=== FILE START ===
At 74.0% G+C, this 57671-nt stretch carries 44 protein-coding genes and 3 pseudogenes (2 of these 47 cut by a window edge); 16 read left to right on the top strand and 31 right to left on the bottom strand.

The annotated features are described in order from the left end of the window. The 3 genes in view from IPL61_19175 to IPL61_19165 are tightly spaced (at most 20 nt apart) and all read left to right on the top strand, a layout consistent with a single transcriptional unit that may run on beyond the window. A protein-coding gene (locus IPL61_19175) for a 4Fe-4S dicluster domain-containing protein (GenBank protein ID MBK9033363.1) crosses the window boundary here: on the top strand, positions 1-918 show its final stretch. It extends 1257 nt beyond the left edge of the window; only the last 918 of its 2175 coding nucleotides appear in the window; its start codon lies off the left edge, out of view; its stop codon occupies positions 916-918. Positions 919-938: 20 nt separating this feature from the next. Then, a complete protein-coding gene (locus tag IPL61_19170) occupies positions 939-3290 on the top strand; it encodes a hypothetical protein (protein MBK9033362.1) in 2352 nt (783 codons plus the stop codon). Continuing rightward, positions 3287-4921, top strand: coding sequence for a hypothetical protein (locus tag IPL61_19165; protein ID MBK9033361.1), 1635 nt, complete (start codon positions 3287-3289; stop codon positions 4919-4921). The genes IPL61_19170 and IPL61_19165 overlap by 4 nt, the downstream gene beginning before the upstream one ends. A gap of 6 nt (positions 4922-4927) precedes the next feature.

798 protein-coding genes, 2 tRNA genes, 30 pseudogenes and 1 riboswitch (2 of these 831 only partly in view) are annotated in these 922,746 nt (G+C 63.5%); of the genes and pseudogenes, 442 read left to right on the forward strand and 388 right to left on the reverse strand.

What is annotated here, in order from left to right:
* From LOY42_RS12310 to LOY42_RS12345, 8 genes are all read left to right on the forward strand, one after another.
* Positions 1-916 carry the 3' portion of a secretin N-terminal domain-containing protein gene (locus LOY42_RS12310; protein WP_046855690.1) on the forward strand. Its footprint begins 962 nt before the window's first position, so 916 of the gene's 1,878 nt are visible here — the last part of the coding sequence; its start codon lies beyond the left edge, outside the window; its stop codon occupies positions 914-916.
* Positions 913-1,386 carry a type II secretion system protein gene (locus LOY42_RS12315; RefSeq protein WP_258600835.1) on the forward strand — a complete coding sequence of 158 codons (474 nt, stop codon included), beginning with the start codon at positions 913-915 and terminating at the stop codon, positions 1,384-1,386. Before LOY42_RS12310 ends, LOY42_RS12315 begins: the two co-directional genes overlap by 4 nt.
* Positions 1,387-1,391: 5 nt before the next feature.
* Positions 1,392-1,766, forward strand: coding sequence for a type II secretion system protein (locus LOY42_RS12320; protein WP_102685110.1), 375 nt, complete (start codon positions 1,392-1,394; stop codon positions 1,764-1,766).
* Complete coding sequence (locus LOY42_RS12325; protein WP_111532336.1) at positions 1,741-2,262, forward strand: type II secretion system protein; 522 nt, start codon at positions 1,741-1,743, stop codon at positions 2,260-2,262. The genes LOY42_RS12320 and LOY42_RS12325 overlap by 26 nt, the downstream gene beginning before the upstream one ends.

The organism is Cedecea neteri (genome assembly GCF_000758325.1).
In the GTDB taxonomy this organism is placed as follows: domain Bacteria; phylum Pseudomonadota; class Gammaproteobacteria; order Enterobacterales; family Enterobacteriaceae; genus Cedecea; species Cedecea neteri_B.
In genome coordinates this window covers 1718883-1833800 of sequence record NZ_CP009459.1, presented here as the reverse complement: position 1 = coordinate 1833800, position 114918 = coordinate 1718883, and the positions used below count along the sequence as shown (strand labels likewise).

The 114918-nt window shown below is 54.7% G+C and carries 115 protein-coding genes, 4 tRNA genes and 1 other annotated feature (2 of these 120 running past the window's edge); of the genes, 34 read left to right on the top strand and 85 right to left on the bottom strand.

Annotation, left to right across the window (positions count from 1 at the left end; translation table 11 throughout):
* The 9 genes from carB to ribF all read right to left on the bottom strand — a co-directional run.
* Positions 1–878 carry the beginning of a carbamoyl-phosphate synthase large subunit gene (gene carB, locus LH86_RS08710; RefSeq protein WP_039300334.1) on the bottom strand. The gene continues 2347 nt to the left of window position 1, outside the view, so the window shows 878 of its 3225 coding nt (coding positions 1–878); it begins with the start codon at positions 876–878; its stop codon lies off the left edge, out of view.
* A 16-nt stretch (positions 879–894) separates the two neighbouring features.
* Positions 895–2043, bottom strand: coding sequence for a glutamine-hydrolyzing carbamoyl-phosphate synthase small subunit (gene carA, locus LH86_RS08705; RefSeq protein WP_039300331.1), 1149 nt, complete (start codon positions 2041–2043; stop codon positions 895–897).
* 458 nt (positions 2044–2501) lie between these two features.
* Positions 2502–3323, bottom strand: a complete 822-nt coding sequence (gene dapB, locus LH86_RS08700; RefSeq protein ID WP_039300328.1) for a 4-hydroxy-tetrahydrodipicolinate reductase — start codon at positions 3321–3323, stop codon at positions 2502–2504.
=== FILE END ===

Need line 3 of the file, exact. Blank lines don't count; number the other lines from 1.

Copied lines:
798 protein-coding genes, 2 tRNA genes, 30 pseudogenes and 1 riboswitch (2 of these 831 only partly in view) are annotated in these 922,746 nt (G+C 63.5%); of the genes and pseudogenes, 442 read left to right on the forward strand and 388 right to left on the reverse strand.